Several analysts took Goldman Sach's rare earnings miss Tuesday as a sign of more challenges to come for the premier Wall Street firm.
"No sense in sugarcoating it," Steven Chubak of Nomura Instinet, said in a note.
"While shares have lagged the peer group by a healthy margin YTD ... these results will not alleviate such pressures," he said, adding that high expectations for next year's earnings could mean "meaningful cuts."
Nomura Instinet has a neutral rating on the stock.
Goldman shares dropped more than 5 percent Tuesday to trade at their lowest since the end of November and are down 10 percent for the year so far. The financials sector is about 1 percent lower year to date.
Goldman Sachs said its net revenues from bond, currency and commodities trading was little changed in the first quarter from the same period last year. Equities trading fell 6 percent year over year.
That contrasts with earnings beats and increases in trading revenue from major banks that have reported so far: Citigroup, JPMorgan Chase and Bank of America. Morgan Stanley is scheduled to post results Wednesday before the open.
Since the financial crisis, only during a rough patch of
"Another slow start to the year for Goldman Sachs," Devin Ryan, managing director at JMP Securities, said in a report.
"The bar only increases as the year progresses given the improving revenue backdrop
throughout 2016, which was more of an aberration than the norm," he said in the note. "While we believe expectations were generally muted into results, we suspect shares could experience a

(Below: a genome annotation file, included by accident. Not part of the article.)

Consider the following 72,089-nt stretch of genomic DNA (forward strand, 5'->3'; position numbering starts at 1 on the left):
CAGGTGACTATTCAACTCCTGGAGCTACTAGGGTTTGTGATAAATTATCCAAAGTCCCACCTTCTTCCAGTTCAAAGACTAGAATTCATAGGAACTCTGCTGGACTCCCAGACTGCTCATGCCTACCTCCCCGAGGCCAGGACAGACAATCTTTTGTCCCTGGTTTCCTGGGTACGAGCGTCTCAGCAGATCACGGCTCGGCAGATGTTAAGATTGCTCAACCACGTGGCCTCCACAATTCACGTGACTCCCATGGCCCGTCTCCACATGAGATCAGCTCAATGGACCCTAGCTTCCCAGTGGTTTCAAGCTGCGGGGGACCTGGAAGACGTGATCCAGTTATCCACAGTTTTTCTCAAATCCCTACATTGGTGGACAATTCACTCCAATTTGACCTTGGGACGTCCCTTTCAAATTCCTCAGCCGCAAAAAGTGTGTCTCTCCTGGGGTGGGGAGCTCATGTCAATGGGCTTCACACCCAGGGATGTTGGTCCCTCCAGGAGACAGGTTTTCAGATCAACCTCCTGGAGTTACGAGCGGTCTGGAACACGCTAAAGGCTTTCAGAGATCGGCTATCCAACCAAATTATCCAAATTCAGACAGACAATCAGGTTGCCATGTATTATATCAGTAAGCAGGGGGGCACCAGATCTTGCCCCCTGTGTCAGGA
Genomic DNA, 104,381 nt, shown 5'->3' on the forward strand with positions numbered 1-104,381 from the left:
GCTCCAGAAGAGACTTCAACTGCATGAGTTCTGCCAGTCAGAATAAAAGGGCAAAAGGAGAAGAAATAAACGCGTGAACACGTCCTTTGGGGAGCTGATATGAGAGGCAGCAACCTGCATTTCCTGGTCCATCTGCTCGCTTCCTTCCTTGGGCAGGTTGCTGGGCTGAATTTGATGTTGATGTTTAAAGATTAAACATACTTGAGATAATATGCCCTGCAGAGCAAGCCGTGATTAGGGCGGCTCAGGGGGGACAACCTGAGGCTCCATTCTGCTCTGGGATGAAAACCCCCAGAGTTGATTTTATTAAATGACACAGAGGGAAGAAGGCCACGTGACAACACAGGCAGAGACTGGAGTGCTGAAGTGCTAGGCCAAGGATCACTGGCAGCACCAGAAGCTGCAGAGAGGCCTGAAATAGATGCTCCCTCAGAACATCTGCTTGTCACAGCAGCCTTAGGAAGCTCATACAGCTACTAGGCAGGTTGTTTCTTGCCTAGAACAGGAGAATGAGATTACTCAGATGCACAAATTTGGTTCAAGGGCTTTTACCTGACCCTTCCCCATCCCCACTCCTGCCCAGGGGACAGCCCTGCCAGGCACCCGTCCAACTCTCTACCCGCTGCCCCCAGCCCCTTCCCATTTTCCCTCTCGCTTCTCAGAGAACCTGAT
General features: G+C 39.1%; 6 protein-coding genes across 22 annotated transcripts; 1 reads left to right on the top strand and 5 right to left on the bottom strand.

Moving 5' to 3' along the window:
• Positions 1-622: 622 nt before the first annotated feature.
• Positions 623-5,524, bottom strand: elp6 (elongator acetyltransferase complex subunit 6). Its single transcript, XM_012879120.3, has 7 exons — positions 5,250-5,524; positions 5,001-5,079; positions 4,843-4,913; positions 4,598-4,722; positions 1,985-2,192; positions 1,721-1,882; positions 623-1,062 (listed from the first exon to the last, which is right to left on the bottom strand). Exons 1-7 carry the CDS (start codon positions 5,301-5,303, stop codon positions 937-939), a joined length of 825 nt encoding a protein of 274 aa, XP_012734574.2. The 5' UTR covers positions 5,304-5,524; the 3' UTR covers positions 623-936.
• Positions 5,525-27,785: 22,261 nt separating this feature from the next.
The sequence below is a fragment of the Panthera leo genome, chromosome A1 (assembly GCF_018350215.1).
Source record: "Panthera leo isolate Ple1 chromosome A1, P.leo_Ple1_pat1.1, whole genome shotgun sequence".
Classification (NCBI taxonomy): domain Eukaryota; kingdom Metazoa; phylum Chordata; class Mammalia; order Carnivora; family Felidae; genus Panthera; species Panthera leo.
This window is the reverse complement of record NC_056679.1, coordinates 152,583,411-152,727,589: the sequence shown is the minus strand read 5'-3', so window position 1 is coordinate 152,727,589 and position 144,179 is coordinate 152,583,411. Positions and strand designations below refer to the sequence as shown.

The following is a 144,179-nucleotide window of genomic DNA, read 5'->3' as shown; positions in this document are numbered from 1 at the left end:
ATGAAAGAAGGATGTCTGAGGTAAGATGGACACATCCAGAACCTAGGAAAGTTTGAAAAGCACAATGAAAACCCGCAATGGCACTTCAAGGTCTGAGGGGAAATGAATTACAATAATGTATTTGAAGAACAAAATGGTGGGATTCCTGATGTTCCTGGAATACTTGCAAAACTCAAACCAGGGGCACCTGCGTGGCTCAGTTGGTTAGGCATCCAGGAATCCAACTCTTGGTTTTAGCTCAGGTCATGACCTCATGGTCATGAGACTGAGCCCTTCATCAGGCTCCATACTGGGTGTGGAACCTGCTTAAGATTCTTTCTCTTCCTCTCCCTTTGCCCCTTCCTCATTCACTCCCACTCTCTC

bit of pressure in the near term"
JMP has a market perform rating on the stock.
"Our key conclusion is that, while flexibility around compensation levels may enable GS to improve its operating performance as 2017 progresses, the weak 1Q17 revenue trends suggest downside risk to the 2017 consensus EPS forecast of $19.21 potentially to levels closer to our estimate (Guggenheim $18.50)."
Goldman Sachs reported first-quarter earnings per share of $5.15 a share, missing a Thomson Reuters consensus estimate by 16 cents. Revenue came in short by about $420 million at $8.026 billion.
The last time Goldman reported a miss on earnings per share was the fourth quarter of 2015.
It's "hard to put lipstick on these results," Brennan Hawken, senior equity research analyst at UBS Investment Bank, said at the top of his note on Goldman's earnings. "Trading revenue trends were substantially below peers reported thus far, which is likely due to GS's relatively smaller corporate client base."
Still, "Goldman continues to run a premium franchise and we expect the firm to take market share as the revenue environment improves," Hawken said. UBS has a buy rating on the stock with a price target of $285 a share, slightly more than 25 percent above where Goldman closed Monday.
— With reporting by CNBC's Michael Bloom and John Melloy.